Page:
B. Basic Distinctions Between Expense and Investment Costs. The criteria for cost definitions consider the intrinsic or innate qualities of the item such as durability in the case of an investment cost or consumability in   the case of an operating cost and the conditional circumstances under which an item is used or the way it is managed. In all cases where the definitions appear to conflict, the conditional circumstances will   prevail. The following guidance is provided to determine whether a cost is either an expense or an investment. All costs are classified as either an expense or an investment. 

                                    1. Expenses are the costs incurred to operate and maintain the organization, such as personal services, supplies, and utilities.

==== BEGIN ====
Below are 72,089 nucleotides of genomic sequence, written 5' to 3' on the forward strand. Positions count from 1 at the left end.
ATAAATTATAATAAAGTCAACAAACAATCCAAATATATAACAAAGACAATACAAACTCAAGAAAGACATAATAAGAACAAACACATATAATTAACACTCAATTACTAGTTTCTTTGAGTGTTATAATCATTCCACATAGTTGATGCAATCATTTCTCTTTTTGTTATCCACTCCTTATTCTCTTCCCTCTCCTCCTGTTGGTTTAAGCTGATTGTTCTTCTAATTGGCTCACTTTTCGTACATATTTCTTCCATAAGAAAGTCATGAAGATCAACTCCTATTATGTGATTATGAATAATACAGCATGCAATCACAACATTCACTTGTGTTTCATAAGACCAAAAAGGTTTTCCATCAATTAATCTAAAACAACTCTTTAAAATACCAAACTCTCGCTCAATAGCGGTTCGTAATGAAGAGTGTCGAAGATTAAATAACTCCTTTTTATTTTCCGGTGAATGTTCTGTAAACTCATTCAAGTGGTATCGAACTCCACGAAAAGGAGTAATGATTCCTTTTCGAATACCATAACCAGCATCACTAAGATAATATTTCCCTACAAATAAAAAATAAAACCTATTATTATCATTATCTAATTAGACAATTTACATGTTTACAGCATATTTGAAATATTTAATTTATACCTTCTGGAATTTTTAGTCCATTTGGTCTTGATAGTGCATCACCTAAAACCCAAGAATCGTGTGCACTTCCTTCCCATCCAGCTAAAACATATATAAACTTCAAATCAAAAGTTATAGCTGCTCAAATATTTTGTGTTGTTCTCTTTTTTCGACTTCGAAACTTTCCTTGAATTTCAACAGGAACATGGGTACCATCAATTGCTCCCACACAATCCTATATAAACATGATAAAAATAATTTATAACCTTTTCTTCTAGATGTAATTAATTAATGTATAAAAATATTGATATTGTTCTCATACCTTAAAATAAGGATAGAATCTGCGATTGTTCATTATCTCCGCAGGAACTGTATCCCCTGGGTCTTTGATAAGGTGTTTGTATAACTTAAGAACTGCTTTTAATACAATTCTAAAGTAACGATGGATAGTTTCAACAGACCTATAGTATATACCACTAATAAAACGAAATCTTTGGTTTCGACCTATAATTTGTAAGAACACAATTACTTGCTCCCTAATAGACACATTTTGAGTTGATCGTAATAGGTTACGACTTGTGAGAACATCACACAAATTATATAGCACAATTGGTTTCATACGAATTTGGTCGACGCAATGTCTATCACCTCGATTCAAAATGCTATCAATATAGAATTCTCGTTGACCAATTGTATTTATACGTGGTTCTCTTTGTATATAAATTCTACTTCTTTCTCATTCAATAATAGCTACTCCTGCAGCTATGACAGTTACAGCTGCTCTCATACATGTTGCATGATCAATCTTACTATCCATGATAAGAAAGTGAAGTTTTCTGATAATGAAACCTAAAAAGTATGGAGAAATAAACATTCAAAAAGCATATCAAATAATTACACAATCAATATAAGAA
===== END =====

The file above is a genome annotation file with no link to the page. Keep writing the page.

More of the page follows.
2. Investments are the costs that result in the acquisition of, or an addition to, end items. These costs benefit future periods and generally are of a long-term character such as real property and   personal property.

                    C. Policy for Expense and Investment Costs 

                                    1. DoD policy requires cost definition criteria that can be used in determining the content of the programs and activities that comprise the Defense budget. The primary reasons for these distinctions are to allow for more informed resource allocation decisions and to establish criteria for determining which costs are appropriate to the various defense appropriations. 

                                    2. The cost definition criteria contained in this policy are only applicable to the determination of the appropriation to be used for budgeting and execution. Cost definitions for accounting purposes are contained in Volume 1.